Bottom line

This is the start of the documentation, it is not (and may never be) finished. It is a discourse on the history, meaning and future of maxH.

It seems to have been David Eisenberg (1984) who first suggested that integral membrane proteins should each have at least one transmembrane helix which is highly hydrophobic. Klein et al (1985) cited his paper but not in reference to the idea. They proposed that it should be possible to identify integral membrane proteins on the basis of the single criterion of the hydropathy of their most hydrophobic segment. They did a Bayesian analysis of known transmembrane proteins applying this idea. Their analysis suggested that the idea was correct. Using known integral and non integral membrane proteins they derived maximum hydropathy values, maxH values, which should optimally discriminate between the two classes of proteins using several hydropathy scales and window lengths. We applied their method to the proteins of the E. coli genome when it became available. We found the Klein et al discriminator values to be hopelessly inaccurate for E. coli but could immediately see that Eisenberg's idea was correct.

We repeated the Bayesian analysis using known E. coli proteins as the basis for new discriminator values. We compared several scales and window lengths to find the optimal combination, as Klein et al had done. We did find an optimal combination but basically, in E. coli all reasonable hydropathy scales work well at window lengths that are between the length of a typical transmembrane helix and half that length (11 to 21 residues). Our discriminator values were much higher than those of Klein et al. Their discriminators misclassified many well characterized E. coli proteins as integral membrane proteins. Ours misclassified a few E. coli proteins according to the information in Swiss Prot but when the published evidence was examined we could see that no well characterized proteins were misclassified.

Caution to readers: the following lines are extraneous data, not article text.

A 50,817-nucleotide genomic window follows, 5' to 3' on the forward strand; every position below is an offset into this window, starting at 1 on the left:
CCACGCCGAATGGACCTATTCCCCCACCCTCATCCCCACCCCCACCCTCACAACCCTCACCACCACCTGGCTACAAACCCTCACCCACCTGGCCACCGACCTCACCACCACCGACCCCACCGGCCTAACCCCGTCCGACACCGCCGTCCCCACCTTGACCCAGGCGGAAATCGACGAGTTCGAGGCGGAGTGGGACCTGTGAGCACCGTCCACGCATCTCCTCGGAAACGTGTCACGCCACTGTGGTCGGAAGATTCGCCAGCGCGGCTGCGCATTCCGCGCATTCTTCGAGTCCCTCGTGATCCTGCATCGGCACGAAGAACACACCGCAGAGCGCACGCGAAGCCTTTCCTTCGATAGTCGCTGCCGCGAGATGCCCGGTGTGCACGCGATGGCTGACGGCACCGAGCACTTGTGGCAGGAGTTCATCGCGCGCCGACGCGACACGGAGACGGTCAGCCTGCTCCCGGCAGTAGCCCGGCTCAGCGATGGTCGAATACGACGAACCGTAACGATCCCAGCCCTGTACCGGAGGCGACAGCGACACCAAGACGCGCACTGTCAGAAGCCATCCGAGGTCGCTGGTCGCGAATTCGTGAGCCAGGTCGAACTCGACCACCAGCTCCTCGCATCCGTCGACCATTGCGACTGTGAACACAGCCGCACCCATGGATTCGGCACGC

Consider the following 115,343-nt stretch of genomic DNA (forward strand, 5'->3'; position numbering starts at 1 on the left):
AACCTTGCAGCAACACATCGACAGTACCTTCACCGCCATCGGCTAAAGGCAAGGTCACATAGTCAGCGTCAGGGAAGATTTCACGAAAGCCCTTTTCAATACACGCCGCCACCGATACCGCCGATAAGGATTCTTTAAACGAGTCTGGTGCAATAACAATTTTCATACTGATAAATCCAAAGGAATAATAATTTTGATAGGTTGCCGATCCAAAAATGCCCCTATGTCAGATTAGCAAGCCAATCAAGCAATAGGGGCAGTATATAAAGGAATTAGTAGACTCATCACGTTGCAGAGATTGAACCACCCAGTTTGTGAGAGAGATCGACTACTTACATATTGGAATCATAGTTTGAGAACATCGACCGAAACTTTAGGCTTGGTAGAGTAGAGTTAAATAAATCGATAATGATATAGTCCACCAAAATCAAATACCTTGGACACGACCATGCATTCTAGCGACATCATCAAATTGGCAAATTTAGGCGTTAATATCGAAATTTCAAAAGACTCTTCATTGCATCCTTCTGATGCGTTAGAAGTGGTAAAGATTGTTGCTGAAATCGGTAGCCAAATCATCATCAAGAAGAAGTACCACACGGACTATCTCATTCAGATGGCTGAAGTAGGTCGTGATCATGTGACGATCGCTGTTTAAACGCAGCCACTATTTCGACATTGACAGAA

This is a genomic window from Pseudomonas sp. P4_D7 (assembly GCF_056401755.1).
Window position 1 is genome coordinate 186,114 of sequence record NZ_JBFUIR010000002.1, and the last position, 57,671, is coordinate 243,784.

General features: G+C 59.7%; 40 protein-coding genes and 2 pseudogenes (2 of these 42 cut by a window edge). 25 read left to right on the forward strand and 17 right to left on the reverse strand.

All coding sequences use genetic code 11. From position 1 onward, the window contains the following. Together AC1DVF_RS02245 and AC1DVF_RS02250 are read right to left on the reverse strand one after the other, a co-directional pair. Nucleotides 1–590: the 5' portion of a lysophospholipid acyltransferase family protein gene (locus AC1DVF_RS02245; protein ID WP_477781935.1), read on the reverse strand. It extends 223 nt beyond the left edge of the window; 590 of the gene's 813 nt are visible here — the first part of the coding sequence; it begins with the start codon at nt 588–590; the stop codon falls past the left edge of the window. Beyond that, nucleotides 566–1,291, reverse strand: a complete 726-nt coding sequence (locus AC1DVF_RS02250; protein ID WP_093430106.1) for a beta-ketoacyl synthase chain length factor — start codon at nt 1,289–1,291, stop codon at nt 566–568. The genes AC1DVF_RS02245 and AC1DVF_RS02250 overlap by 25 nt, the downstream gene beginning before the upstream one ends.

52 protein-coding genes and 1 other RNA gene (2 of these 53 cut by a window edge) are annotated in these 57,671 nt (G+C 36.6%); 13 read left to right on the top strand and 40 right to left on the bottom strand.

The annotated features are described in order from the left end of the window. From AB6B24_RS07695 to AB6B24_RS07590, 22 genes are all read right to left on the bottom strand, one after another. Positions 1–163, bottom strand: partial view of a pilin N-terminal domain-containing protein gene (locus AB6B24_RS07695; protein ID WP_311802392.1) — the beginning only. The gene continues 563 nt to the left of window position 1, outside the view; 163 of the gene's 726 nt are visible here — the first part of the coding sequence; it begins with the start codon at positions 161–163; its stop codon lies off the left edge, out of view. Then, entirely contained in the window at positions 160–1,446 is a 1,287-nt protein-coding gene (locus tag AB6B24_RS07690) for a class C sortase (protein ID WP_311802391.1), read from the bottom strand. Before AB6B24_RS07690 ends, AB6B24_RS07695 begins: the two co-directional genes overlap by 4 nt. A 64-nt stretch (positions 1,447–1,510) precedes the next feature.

Our big surprise came when we plotted a genomic histogram. On the X axis we put the maxH value ranges, and on the y axis the number of proteins in each range. The results for E. coli, a member of the archea and the subset of human proteins available at the time are shown in the figure at the top or the page. (I think they are in that order front to back but I don't know for sure which is which because they are so similar.) Two things are striking:

  1. The curves are bimodal. Each is well approximated by the sum of two simple Gaussian curves. This must mean something.
  2. The valley between the two peaks is exactly the discriminator value which best separates integral and non integral membrane proteins in E. coli. This is shown as a tick mark below the X-axis and a line through the X-axis at the discriminator value (which can be misleading as it continues up the back wall). The discriminator value, remember, was derived from Bayesian analysis of known E. coli proteins so has nothing directly to do with the distribution of maxH values in the genome. The blue proteins are integral the green ones are not, at least in E. coli. Isn't this amazing?

In other organisms the situation may not be the same as in E. coli. Bacillus subtilis has many secreted proteins with cleaved signal sequences that are classified as integral by our E. coli algorithm. Bacillus has many signal peptidases some of which, we suggest, may cleave signals with long hydrophobic cores. In eukaryotes there are many integral membrane proteins that have very low maxH values. The most obvious class to these is the nuclear coded mitochondrial inner membrane proteins. These have a (not well characterized) mitochondrial localization signal that efficiently targets them to the mitochondrion and, we suggest, a requirement for a low maxH value so that they are not efficiently targeted for insertion into the membrane in the ER.

That the single criterion maxH analysis efficiently segregates integral membrane proteins from all other classes in E. coli. A similar Bayesian analysis has not been done in other organisms, but it seems likely that the same simple discriminator approach will not work for all classes of proteins in Gram positive organisms or in eukaryotes. However it is clear that there is some very basic biological principle that is reflected by the E. coli result and that the same principle is also operating in Bacillus, eukaryotes and archaea, but in some cases overridden by specific mechanisms.

Our idea is that there is consistent difference in maxH values for most integral and non integral proteins in all organisms. Thus the biphasic histogram. Exceptional proteins may be exceptional for some reason. Perhaps the E. coli signal peptidase recognizes only proteins with short hydrophobic cores while the Bacillus signal peptidases recognize cores of different lengths, some longer. Perhaps eukaryotes have a statistical requirement for low maxH values for proteins that are destined for insertion into membranes other than those or the ER.